colonizes the respiratory tract of patients with Cystic Fibrosis (CF). It competes with CF-associated pathogens, such as and , and contributes to disease severity. We serially recovered 160 clinical isolates over a period of 30 months from the sputum of 23 pediatric and 2 adult antifungal-naive CF patients at Children’s Hospital Tunis and characterized the genotype and phenotype of a subset of strains using multilocus sequence typing (MLST) and growth assays on multiple stress-, filamentous growth- and biofilm-inducing media. Out of 16 patients regularly sampled for at least 9 months, 8 and 4 were chronically and transiently colonized with , respectively. MLST analyses of 56 strains originating from 15 patients indicated that each patient was colonized with a single strain, while 8 patients (53%) carried isolates from clade 4 known to be enriched with strains from Middle East-Africa. A subset of these isolates with the same sequence type and colonizing 3 unrelated patients displayed altered susceptibility to cell wall-perturbing agents, suggesting changes in cell wall structure/function during growth in the CF lung. We also observed differential ability to filament and/or form biofilms in a set of identical isolates from clade 10 sampled over a period of 9 months in a pediatric CF patient, suggesting alterations in phenotypes associated with virulence. Our findings will rely on future whole-genome sequencing analyses to identify polymorphisms that could explain the emergence of new traits in strains thriving in the CF host environment.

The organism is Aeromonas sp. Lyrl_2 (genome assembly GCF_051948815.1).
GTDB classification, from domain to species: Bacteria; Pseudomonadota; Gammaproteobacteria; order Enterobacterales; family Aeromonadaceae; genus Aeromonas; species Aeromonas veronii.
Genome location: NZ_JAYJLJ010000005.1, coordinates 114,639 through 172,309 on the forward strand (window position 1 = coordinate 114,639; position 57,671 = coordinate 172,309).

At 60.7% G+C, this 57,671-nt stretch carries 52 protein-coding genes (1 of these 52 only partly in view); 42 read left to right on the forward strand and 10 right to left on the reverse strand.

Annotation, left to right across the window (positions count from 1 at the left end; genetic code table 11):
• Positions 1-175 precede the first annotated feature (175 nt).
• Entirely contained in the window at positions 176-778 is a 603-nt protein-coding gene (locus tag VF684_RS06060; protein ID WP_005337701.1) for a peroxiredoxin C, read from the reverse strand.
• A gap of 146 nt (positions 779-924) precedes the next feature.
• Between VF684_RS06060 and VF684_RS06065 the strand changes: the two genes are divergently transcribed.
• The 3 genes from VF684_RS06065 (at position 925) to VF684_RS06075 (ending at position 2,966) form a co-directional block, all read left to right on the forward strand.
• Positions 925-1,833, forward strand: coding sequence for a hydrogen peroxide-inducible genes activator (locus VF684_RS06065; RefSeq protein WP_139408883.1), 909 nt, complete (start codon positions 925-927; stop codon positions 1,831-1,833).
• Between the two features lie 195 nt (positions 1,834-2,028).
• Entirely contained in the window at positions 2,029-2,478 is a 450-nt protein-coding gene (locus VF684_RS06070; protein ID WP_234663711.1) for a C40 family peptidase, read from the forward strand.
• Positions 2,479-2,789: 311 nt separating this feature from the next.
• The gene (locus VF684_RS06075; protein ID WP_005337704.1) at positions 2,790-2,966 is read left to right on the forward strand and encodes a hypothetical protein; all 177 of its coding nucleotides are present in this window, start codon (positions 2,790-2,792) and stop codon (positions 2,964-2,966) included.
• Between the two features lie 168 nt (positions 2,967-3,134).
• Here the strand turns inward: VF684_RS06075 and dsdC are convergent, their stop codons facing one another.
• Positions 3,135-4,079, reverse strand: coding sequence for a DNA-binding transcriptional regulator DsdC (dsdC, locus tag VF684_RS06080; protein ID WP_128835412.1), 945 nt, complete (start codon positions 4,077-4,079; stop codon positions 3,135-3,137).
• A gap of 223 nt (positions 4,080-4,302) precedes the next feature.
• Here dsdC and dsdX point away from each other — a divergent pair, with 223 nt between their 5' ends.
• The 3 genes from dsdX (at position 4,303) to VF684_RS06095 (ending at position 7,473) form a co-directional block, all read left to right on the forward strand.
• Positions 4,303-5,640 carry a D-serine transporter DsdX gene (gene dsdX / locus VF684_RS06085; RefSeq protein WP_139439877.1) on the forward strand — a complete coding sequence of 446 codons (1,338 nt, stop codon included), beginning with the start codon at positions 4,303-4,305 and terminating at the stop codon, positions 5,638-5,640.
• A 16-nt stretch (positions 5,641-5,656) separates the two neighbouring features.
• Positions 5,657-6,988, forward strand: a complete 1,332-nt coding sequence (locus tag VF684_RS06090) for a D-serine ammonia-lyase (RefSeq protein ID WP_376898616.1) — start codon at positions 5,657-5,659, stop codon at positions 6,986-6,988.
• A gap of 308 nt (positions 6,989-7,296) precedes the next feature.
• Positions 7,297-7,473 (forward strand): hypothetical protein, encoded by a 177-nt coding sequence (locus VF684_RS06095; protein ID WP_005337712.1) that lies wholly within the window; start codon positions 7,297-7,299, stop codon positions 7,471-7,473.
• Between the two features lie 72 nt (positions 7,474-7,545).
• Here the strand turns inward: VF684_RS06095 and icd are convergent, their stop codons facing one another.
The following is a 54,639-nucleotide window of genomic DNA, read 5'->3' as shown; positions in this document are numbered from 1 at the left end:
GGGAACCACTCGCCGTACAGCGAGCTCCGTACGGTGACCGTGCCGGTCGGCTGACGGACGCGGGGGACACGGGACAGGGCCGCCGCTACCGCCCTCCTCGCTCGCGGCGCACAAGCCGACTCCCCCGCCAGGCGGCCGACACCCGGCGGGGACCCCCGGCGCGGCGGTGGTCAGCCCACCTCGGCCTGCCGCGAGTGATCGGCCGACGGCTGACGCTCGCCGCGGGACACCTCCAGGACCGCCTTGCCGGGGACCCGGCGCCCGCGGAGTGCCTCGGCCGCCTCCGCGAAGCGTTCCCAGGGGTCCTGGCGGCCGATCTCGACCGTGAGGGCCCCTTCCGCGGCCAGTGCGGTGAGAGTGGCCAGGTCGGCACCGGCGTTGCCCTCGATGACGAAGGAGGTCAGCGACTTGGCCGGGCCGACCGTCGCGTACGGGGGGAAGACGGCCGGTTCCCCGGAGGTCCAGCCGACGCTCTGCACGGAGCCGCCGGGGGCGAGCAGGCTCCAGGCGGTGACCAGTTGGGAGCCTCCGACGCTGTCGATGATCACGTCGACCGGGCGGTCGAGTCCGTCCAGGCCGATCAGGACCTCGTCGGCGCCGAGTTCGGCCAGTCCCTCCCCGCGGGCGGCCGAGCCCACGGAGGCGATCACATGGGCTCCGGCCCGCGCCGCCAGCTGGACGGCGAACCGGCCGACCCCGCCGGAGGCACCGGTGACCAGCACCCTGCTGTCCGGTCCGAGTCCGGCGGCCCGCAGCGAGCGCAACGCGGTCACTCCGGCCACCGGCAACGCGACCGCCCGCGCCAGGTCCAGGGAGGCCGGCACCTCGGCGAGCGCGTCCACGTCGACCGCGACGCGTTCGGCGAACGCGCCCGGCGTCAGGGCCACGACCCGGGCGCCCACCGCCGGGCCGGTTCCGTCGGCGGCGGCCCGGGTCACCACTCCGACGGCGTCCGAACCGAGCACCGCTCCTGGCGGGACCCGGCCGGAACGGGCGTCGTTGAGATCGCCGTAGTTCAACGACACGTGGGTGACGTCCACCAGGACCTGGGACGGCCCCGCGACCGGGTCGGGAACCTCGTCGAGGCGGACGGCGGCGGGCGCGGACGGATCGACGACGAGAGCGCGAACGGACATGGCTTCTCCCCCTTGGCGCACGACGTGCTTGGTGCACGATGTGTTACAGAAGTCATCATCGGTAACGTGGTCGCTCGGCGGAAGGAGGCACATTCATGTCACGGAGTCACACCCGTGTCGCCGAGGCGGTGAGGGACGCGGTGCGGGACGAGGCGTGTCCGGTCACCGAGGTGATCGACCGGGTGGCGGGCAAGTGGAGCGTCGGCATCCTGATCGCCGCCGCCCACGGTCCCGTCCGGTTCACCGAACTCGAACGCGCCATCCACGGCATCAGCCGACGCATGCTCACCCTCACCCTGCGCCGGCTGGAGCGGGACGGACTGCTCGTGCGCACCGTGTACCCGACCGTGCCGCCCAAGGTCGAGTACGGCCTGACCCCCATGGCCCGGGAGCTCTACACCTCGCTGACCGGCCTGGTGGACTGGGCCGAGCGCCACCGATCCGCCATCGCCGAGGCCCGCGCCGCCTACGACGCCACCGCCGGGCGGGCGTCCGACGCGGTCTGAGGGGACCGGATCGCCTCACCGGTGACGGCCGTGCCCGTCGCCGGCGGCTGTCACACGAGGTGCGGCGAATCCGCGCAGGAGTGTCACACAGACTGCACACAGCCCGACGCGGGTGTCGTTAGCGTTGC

• This is an open-access article distributed under the terms of the Creative Commons Attribution License.

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